Bibi's Win Provides Obama With a Clean Slate in the Peace Process


President Barack Obama speaking on the phone in the Oval OfficeBy: Pete Souza
Benjamin Netanyahu's reelection left many of those who desperately want a peaceful solution to the decades old Israeli-Palestinian conflict in a sense of despair. The Prime Minister's victory, in many peoples eyes, virtually closes the door on any resolution between the two sides for the foreseeable future with no way of knowing when or if talks between the two sides will start again. This may be true in the short term, but Netanyahu's reelection may actually wind up being the best thing that could have ever happened to the peace process in decades. Allow me to explain why.

Political junkies like myself spend a lot of time reading between the lines of official statements that come from major politicians and their spokespeople, especially so when it comes to the Executive Branch and a President's Press Secretary. The Press Secretary, for those of you who don't follow politics on a daily basis, is the official mouthpiece of the President. They hardly, if ever, misspeak or say anything they aren't one hundred percent sure the President would approve of. They wouldn't be behind that podium if they are prone to get off script and that's why I think we are actually about to see a major shift in the way the United States approaches the peace process.

It all started last week, the day after Netanyahu won his reelection bid, when White House Press Secretary Josh Earnest said that the United States was going to "re-evaluate our approach" with regards to the peace process. That comment was followed by a litany of top Obama Administration officials saying pretty much the same thing and eventually confirmed by the President when he personally said he was going to "evaluate what other options are available to make sure that we don't see a chaotic situation in the region."

That may not seem like much, but I assure you that it most definitely is. That statement, if you read between the lines, is the President's way of signaling that big changes may be coming to the way we approach the conflict. This can be done in a variety of ways, but the President has signaled that the way the United States approaches the conflict at the United Nations is about to change. This avenue was suggested by Press Secretary Earnest:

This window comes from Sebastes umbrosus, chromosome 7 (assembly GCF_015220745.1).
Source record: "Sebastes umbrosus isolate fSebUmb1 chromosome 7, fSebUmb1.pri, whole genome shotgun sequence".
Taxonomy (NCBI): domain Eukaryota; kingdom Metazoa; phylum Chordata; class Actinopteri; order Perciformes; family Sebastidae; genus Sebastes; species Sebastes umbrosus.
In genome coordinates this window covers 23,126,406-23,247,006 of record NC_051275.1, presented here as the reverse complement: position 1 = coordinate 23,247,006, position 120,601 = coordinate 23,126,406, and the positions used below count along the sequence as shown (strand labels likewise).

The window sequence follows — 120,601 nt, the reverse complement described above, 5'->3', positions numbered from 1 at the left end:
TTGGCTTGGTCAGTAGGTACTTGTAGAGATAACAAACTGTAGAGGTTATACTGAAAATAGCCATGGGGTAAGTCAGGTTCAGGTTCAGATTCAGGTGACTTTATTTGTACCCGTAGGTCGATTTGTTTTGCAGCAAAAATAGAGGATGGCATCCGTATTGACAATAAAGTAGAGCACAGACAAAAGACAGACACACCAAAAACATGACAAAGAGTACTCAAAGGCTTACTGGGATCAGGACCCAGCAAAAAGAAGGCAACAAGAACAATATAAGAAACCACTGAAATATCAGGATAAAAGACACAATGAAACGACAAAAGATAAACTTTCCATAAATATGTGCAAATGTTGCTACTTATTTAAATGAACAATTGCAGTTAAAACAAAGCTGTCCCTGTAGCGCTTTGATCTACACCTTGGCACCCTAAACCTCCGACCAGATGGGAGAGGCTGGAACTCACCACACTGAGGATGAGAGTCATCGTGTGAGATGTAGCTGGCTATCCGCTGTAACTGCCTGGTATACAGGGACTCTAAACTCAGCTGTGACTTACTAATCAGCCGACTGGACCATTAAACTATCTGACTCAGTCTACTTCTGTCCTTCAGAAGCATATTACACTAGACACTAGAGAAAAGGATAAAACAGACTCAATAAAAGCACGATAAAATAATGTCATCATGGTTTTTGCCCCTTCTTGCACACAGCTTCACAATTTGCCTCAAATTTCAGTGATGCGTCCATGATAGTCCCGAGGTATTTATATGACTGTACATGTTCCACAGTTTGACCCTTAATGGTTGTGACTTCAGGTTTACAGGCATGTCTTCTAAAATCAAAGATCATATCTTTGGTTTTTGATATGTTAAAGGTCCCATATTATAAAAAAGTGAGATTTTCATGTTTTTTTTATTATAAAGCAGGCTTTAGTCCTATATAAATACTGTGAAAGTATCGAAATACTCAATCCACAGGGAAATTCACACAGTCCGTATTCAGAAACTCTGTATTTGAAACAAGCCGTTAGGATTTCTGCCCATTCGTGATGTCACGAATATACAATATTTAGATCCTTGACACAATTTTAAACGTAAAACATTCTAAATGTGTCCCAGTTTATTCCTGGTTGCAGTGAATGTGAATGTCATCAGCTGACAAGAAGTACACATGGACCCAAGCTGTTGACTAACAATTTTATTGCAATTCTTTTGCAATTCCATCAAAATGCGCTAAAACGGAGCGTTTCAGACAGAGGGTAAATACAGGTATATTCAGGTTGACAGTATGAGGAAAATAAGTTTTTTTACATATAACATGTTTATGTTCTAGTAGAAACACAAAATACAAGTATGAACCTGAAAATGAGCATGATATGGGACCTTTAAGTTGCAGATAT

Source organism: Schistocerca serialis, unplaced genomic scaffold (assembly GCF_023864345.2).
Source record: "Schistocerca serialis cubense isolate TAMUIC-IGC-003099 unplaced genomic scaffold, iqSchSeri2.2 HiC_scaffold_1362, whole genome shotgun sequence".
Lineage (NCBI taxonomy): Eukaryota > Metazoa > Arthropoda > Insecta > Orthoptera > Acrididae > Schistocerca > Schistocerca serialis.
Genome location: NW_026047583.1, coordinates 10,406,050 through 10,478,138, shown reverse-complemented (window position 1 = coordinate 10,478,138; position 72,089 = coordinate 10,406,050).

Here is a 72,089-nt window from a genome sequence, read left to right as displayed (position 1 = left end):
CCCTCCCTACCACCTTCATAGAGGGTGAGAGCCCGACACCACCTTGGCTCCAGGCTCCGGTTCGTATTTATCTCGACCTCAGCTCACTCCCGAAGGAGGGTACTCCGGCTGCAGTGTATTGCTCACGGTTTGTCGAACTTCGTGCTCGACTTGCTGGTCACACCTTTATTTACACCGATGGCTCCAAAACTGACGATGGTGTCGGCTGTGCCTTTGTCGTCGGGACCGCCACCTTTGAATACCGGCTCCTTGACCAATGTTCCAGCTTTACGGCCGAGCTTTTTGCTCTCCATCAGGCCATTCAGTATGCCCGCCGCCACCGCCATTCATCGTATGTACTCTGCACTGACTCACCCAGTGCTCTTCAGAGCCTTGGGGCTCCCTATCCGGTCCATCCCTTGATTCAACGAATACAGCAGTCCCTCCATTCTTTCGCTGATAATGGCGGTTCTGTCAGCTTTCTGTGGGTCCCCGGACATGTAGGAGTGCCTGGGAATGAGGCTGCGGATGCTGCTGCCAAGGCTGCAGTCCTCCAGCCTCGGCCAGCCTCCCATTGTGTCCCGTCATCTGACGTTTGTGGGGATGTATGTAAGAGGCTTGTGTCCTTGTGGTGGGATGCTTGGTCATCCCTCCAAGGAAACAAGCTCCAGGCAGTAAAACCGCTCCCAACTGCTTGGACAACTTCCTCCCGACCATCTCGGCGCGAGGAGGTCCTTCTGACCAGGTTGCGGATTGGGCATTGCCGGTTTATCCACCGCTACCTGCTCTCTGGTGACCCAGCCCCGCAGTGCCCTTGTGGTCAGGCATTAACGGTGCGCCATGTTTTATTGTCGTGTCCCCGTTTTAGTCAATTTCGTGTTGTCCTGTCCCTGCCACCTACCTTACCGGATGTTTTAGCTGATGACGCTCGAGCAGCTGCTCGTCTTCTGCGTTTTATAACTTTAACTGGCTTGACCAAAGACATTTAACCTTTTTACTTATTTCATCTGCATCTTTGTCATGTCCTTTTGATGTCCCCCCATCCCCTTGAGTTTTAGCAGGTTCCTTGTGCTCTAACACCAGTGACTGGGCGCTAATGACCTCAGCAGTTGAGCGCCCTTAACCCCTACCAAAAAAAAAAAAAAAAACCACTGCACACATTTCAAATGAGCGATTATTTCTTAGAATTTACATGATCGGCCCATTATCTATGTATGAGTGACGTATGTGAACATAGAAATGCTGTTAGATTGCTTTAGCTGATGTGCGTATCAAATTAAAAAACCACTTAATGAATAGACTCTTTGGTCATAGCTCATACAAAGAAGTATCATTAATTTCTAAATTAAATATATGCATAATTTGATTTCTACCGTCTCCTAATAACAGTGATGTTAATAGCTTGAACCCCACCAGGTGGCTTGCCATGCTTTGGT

"Steps that the United States has taken at the United Nations have been predicated on this idea that the two-state solution is the best outcome. Now our ally in these talks has said that they are no longer committed to that solution. That means that we need to reevaluate our position in this matter, and that is what we will do moving forward.”


This quote may seem a bit confusing, but what the Press Secretary basically said was that the United States may stop blocking a vote for Palestinian statehood in the United Nations. To date the United States has vetoed the Palestinians attempt to gain recognition as a state at the UN because Israel insisted it would be detrimental to peace talks, but the United States may now allow a vote to go ahead, which will surely pass. This will further isolate Israel and may, in the long run, force them to come back to the bargaining table.

What this all means is that Mr. Netanyahu may have won in the short-term, but he will almost surely lose in the long-term. If Israel continues to isolate itself from the world community and refuses to end it's occupation of Palestine then they will be coming back to the table with a far weaker hand than they could have had. It's as the old saying goes--the Prime Minister may have won the fight, but he will lose the war.
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jared:


Good discussion about the positive effects of "Bibi" winning re-election. How best to deal with both Israel and Iran is a complicated topic, and Thomas Friedman's column in the New York Times this morning explains why:

www.nytimes.com/2015/03/25/opinion/thomas-friedman-look-before-leaping.html?hp&...0
1238 days ago
Replies (4)
Thanks for sharing. I agree that it's a very complicated topic, but Bibi and Congressional Republicans have made it even more complicated with their drive to undermine anything President Obama does. It doesn't matter if the rest of the major world powers have to say about it. They are quite content with their 'go it alone' strategy. That strategy worked out so well for us in Iraq...what can possibly go wrong when it comes to a country twice its size with a far better defense system?
MephistophelesWhy so serious?
 

1231 days ago
Replies (3)
Agreed that congressional republicans should not have stepped into the fray, no matter what their disagreements with Obama. Whatever the message, we should be united toward foreign powers. I didn't like it when Pelosi made her trip to Syria during Bush, and I stand by that principle now. The GOP is over stepping and hurting the process.